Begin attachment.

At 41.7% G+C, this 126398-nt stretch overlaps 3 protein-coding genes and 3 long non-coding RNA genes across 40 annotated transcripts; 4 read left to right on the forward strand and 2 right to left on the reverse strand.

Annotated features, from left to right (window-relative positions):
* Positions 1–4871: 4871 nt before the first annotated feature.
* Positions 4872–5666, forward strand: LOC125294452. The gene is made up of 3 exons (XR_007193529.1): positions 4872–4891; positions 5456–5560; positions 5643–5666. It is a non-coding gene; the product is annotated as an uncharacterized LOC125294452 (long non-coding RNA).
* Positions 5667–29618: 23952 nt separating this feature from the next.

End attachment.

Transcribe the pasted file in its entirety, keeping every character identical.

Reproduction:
At 41.7% G+C, this 126398-nt stretch overlaps 3 protein-coding genes and 3 long non-coding RNA genes across 40 annotated transcripts; 4 read left to right on the forward strand and 2 right to left on the reverse strand.

Annotated features, from left to right (window-relative positions):
* Positions 1–4871: 4871 nt before the first annotated feature.
* Positions 4872–5666, forward strand: LOC125294452. The gene is made up of 3 exons (XR_007193529.1): positions 4872–4891; positions 5456–5560; positions 5643–5666. It is a non-coding gene; the product is annotated as an uncharacterized LOC125294452 (long non-coding RNA).
* Positions 5667–29618: 23952 nt separating this feature from the next.